News Icon

News: Forward Observers: The eyes of indirect fire support

Story by Lance Cpl. Corey DabneySmall RSS IconSubscriptions Icon

Forward Observers: The eyes of indirect fire support Cpl. Corey Dabney

Lance Cpl. Luis Herrera and Lance Cpl. Kevin Rhodes, forward observers serving with 2nd Battalion, 11th Marine Regiment, observe key features in the terrain before conducting a training and readiness examination during a live-fire exercise here, April 3, 2013. Rhodes, a 20-year-old native of Quincy, Mass., and Herrera, a 23-year-old-native of Chino, Calif., are training to deploy with the 31st Marine Expeditionary Unit.

MARINE CORPS BASE CAMP PENDLETON, Calif. – In the hills of Camp Pendleton, mortars zip across the sky and slam into their targets, shaking the ground around them. Atop a hill about seven miles from the action in a completely concealed position is a 10-man team of Marine forward observers.

As the Marines of Echo Battery, 2nd Battalion, 11th Marine Regiment, conduct their pre-deployment training, the battalion’s forward observers exercise their skills in accurately guiding indirect fire onto enemy targets.

“A forward observer is a school-trained artilleryman who has the abilities to call for and direct artillery fire on enemy targets,” said 1st Lt. Nicholas Wagner, a liaison officer serving with 2nd Battalion, 4th Marine Regiment.

The forward observers may not be the Marines firing the weapon systems, but their job is just as crucial to the success of their unit. They serve as the eyes of the artillery, accurately plotting coordinates so their fellow Marines can quickly engage enemy targets.

“We are the eyes of artillery,” said Sgt. Nicholas Bowling, the forward observers section chief serving with 2nd Bn., 11th Marines. “We call in the firing missions enabling the gun line to accurately hit their targets.”

In order for the forward observers to locate the enemy’s position, they must conceal themselves from the enemy.

“In conventional warfare, concealing yourself from the enemy is a very important part of being a forward observer,” said Wagner, a 31-year-old native of Adams, Wis. “You want to make it as hard as possible for the enemy to see you.”

Wagner said forward observers were embedded with the infantry during their recent deployment to Afghanistan.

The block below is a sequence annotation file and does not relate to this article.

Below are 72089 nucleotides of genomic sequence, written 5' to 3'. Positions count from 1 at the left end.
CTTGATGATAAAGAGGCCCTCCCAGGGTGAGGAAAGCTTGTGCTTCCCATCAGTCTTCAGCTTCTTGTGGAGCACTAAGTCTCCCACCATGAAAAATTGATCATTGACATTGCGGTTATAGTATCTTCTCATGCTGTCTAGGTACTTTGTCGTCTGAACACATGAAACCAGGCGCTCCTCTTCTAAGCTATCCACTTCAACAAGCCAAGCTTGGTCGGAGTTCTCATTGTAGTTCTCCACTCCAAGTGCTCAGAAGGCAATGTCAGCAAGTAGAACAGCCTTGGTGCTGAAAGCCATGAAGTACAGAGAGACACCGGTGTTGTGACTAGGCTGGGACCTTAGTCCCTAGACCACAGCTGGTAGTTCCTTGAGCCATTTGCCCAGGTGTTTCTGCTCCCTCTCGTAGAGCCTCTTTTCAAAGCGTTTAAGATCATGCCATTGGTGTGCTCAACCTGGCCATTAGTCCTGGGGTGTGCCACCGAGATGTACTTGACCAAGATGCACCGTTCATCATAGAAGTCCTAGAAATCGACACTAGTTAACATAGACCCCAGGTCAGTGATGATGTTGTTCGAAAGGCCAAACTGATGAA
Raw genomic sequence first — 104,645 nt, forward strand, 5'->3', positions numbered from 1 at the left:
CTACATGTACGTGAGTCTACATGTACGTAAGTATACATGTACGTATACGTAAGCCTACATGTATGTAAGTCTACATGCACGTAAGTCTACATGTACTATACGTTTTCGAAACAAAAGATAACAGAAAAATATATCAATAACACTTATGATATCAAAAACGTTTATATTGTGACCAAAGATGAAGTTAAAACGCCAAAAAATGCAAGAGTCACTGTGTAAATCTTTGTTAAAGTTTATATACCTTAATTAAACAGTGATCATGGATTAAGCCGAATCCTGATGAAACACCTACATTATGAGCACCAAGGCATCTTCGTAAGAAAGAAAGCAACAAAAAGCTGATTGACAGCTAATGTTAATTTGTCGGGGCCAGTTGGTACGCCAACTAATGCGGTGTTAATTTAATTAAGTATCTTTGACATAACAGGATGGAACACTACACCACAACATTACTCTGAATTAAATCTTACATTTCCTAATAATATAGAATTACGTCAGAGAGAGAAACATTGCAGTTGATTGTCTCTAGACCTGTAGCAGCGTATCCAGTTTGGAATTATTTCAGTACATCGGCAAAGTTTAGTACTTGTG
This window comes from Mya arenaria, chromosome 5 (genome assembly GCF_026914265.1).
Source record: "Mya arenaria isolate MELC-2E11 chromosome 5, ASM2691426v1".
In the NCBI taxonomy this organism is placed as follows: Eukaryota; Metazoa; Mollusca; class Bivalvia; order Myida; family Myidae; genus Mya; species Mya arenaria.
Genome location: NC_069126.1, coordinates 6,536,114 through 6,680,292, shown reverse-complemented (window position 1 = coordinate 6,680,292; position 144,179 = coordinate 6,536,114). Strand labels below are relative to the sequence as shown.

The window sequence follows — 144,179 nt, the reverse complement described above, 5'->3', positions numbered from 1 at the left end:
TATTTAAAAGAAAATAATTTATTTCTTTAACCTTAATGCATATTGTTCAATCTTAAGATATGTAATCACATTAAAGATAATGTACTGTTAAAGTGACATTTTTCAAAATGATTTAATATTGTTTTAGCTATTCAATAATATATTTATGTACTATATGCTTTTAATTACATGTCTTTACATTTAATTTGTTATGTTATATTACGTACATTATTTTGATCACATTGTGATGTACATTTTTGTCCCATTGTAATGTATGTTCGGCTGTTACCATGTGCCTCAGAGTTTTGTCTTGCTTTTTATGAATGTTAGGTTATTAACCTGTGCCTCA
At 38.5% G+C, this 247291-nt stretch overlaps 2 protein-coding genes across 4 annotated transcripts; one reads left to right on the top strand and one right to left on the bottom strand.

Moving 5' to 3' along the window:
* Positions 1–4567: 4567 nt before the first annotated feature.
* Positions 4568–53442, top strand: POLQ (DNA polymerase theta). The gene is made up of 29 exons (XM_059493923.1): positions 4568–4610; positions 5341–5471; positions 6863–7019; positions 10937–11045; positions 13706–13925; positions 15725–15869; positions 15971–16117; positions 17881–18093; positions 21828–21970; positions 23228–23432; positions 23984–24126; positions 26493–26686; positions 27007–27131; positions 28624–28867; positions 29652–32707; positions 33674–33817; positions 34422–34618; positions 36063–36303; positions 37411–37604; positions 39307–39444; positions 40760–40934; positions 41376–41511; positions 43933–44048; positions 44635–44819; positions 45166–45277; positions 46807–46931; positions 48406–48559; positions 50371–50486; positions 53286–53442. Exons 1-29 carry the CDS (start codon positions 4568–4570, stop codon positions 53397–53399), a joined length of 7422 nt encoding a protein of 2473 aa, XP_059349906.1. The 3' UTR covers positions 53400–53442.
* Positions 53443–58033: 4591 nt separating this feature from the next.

“In the type of war we are fighting in Afghanistan we were on the ground with foot patrols calling for artillery support near our own position,” said Wagner.

From the backs of mine-resistant ambush protected vehicles, the forward observers would plot coordinates, call in fire missions, and engage hostile targets, Wagner added.

“You have to be smart, decisive and have the ability to improvise,” said Bowling, a native of Temple, Texas. “Since it’s such as small group of Marines in a forward observer team, you have to be able to perform everyone’s basic duties.”

As the explosive sounds of artillery fire began to die down, the Marines completed the last of their pre-deployment. The artillerymen of Echo Battery will soon join the 31st Marine Expeditionary Unit and make final preparations for deployment in the coming weeks.

Editor’s note: The 31st MEU provides a forward-deployed, flexible sea-based Marine Air Ground Task Force capable of conducting amphibious operations, crisis response in the Asia-Pacific area.

Connected Media
ImagesForward Observers:...
Lance Cpl. Luis Herrera, a forward observer serving with...
ImagesForward Observers:...
Lance Cpl. Luis Herrera, a forward observer serving with...
ImagesForward Observers:...
Lance Cpl. Luis Herrera, a forward observer serving with...
ImagesForward Observers:...
Corporal David Lutz, a radio operator serving with 2nd...
ImagesForward Observers:...
Lance Cpl. Kevin Rhodes (left) and Lance Cpl. Luis...
ImagesForward Observers:...
First Lieutenant Nicholas Wagner, a liaison officer...
ImagesForward Observers:...
Lance Cpl. Luis Herrera and Lance Cpl. Kevin Rhodes,...
ImagesForward Observers:...
Lance Cpl. Luis Herrera, a forward observer serving with...
ImagesForward Observers:...
Lance Cpl. William Jordan, a forward observer serving...

Web Views

Podcast Hits

Public Domain Mark
This work, Forward Observers: The eyes of indirect fire support, by Cpl Corey Dabney, identified by DVIDS, is free of known copyright restrictions under U.S. copyright law.

Date Taken:04.11.2013

Date Posted:04.11.2013 23:59


Hometown:ADAMS, WI, US

Hometown:TEMPLE, TX, US

More Like This

  • While indirect fire support from artillery, mortars, naval gunfire or aircraft can significantly shape the battlefield, the power of their effectiveness often lies in the hands of Marine artillery scout observers and forward observers.
  • Marines and sailors of the 1st Marine Expeditionary Force (Forward) are cycling through the Predeployment Training Program aboard Camp Pendleton, Calif., before heading to Afghanistan in support of Operation Enduring Freedom early next year.
  • Cpl. Delfino Martinez, joint forces observer, Fire Support Team, 1st Marine Logistics Group (Forward), stepped onto the yellow footprints at Marine Corps Recruit Depot San Diego in May 2007.
  • The Marines of Headquarters Battalion, 1st Marine Division concluded a five-day training exercise here, May 10. 

During Desert Fire Exercise, the support elements of the Division established a forward operating base with supply lines, a field mess, communications, an entry control point and a command operations center. The effort required a large convoy of dozens of vehicles to drive from Camp Pendleton to Twentynine Palms, hauling storage boxes, a forklift, and supplies to the training site.


  • Army
  • Marines
  • Navy
  • Air Force
  • Coast Guard
  • National Guard




  • Facebook
  • Twitter
  • Youtube
  • Flickr